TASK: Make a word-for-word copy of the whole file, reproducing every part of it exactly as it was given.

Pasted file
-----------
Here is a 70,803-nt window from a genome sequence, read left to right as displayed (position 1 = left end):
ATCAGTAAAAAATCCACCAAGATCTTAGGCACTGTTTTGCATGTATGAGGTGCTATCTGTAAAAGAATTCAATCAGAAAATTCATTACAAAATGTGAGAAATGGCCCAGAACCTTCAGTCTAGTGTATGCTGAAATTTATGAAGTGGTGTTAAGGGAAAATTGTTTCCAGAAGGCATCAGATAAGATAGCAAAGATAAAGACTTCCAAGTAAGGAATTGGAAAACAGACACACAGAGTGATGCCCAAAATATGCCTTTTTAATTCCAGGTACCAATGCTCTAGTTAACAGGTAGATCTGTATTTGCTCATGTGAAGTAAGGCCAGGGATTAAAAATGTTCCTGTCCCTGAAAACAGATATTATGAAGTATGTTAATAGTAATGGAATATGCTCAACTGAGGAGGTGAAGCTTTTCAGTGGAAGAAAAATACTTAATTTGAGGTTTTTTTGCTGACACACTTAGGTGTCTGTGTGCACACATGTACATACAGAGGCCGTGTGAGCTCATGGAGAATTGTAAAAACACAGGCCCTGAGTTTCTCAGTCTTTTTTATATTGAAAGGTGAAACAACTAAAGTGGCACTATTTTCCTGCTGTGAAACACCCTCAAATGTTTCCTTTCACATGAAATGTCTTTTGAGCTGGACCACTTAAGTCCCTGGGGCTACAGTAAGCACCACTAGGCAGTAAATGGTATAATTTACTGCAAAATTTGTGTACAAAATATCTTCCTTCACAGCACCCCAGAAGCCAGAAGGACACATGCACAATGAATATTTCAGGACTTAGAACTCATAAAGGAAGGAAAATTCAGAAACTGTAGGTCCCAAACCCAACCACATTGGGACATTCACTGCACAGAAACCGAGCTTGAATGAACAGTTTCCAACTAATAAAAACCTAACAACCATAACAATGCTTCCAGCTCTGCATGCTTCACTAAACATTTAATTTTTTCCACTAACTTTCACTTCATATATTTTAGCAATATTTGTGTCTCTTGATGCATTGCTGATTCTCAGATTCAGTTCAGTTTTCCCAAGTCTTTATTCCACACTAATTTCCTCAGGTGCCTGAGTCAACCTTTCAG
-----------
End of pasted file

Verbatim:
Here is a 70,803-nt window from a genome sequence, read left to right as displayed (position 1 = left end):
ATCAGTAAAAAATCCACCAAGATCTTAGGCACTGTTTTGCATGTATGAGGTGCTATCTGTAAAAGAATTCAATCAGAAAATTCATTACAAAATGTGAGAAATGGCCCAGAACCTTCAGTCTAGTGTATGCTGAAATTTATGAAGTGGTGTTAAGGGAAAATTGTTTCCAGAAGGCATCAGATAAGATAGCAAAGATAAAGACTTCCAAGTAAGGAATTGGAAAACAGACACACAGAGTGATGCCCAAAATATGCCTTTTTAATTCCAGGTACCAATGCTCTAGTTAACAGGTAGATCTGTATTTGCTCATGTGAAGTAAGGCCAGGGATTAAAAATGTTCCTGTCCCTGAAAACAGATATTATGAAGTATGTTAATAGTAATGGAATATGCTCAACTGAGGAGGTGAAGCTTTTCAGTGGAAGAAAAATACTTAATTTGAGGTTTTTTTGCTGACACACTTAGGTGTCTGTGTGCACACATGTACATACAGAGGCCGTGTGAGCTCATGGAGAATTGTAAAAACACAGGCCCTGAGTTTCTCAGTCTTTTTTATATTGAAAGGTGAAACAACTAAAGTGGCACTATTTTCCTGCTGTGAAACACCCTCAAATGTTTCCTTTCACATGAAATGTCTTTTGAGCTGGACCACTTAAGTCCCTGGGGCTACAGTAAGCACCACTAGGCAGTAAATGGTATAATTTACTGCAAAATTTGTGTACAAAATATCTTCCTTCACAGCACCCCAGAAGCCAGAAGGACACATGCACAATGAATATTTCAGGACTTAGAACTCATAAAGGAAGGAAAATTCAGAAACTGTAGGTCCCAAACCCAACCACATTGGGACATTCACTGCACAGAAACCGAGCTTGAATGAACAGTTTCCAACTAATAAAAACCTAACAACCATAACAATGCTTCCAGCTCTGCATGCTTCACTAAACATTTAATTTTTTCCACTAACTTTCACTTCATATATTTTAGCAATATTTGTGTCTCTTGATGCATTGCTGATTCTCAGATTCAGTTCAGTTTTCCCAAGTCTTTATTCCACACTAATTTCCTCAGGTGCCTGAGTCAACCTTTCAG